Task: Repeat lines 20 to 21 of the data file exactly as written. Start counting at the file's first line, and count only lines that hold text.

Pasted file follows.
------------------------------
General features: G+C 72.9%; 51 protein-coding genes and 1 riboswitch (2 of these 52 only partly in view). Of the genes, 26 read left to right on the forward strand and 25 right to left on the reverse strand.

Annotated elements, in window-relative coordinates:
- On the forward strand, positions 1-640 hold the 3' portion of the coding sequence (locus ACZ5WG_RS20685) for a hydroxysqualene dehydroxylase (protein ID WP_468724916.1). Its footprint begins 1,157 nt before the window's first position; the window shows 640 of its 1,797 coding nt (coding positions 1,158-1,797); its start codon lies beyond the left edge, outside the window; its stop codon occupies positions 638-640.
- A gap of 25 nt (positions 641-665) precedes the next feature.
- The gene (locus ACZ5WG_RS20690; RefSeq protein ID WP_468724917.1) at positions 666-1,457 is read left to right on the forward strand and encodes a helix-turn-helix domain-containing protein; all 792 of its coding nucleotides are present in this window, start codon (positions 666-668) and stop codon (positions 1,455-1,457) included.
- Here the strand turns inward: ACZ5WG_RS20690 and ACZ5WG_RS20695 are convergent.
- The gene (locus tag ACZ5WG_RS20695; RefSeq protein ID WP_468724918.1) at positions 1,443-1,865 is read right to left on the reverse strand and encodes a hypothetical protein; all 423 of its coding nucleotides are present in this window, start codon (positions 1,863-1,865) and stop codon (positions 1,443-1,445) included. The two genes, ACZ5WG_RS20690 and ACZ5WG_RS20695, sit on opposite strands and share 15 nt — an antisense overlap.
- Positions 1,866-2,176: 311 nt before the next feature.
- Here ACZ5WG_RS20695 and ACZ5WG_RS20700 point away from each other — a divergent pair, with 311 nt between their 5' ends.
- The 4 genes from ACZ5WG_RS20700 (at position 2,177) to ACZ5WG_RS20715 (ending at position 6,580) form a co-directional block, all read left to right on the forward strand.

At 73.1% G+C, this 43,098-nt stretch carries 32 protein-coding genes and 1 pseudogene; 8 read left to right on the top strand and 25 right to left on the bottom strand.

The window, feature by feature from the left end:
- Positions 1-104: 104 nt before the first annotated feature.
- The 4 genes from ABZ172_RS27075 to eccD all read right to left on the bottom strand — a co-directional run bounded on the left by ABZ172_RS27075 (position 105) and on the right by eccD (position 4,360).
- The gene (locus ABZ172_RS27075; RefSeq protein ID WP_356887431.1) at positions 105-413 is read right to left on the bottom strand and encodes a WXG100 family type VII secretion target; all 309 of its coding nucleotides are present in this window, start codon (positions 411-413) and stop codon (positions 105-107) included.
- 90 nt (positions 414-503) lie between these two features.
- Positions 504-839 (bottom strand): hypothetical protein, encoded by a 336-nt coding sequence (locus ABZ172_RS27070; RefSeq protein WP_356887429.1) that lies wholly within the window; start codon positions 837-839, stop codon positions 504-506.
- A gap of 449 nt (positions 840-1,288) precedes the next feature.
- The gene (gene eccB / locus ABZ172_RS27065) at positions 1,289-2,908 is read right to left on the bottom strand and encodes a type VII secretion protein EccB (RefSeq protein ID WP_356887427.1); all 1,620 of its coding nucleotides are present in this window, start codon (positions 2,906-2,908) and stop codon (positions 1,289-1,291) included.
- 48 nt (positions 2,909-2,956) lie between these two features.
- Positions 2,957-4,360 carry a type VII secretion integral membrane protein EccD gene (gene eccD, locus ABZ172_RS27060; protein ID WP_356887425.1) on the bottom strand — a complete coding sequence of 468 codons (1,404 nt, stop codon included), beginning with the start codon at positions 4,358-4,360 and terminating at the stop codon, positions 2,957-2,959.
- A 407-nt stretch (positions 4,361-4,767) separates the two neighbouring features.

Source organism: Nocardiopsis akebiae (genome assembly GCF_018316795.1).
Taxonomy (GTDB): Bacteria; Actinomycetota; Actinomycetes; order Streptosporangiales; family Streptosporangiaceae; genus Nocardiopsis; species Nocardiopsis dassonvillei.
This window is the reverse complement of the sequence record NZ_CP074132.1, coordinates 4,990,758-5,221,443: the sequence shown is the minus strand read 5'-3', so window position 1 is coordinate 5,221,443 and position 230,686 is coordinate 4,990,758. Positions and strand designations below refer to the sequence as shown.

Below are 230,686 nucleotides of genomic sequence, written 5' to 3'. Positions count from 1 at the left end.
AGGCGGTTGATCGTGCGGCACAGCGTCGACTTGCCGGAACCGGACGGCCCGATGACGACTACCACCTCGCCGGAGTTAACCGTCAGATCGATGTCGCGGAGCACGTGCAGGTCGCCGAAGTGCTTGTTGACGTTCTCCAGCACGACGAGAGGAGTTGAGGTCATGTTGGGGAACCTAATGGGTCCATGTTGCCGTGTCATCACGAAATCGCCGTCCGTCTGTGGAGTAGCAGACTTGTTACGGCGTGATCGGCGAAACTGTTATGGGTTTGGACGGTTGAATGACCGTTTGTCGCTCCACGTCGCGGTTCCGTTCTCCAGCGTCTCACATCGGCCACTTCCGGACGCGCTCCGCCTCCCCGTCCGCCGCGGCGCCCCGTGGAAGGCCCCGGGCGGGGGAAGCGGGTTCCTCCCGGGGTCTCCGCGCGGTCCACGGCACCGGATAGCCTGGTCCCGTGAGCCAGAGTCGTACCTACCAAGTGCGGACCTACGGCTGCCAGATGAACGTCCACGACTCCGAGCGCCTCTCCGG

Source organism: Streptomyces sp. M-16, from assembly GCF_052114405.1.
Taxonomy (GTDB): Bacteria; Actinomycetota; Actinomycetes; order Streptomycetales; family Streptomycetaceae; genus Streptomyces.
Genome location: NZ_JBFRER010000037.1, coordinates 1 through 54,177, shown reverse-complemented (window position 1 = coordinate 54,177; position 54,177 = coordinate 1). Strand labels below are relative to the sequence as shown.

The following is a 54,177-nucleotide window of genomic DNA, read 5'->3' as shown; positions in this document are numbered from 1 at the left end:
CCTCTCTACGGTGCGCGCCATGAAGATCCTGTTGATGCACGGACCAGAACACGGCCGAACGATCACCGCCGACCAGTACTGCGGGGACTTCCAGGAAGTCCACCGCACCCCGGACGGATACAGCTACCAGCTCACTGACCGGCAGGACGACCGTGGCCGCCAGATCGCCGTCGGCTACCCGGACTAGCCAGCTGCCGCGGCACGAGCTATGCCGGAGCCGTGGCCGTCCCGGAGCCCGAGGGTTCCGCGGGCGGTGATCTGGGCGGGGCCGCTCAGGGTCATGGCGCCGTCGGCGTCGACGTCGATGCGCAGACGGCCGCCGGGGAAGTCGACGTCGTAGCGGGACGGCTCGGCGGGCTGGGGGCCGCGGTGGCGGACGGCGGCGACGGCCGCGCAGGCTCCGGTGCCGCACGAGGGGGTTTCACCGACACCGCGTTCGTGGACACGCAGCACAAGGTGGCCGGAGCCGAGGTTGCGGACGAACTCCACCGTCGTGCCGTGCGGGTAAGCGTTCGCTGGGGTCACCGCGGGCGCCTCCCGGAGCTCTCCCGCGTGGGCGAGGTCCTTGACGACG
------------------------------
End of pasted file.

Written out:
- 48 nt (positions 2,909-2,956) lie between these two features.
- Positions 2,957-4,360 carry a type VII secretion integral membrane protein EccD gene (gene eccD, locus ABZ172_RS27060; protein ID WP_356887425.1) on the bottom strand — a complete coding sequence of 468 codons (1,404 nt, stop codon included), beginning with the start codon at positions 4,358-4,360 and terminating at the stop codon, positions 2,957-2,959.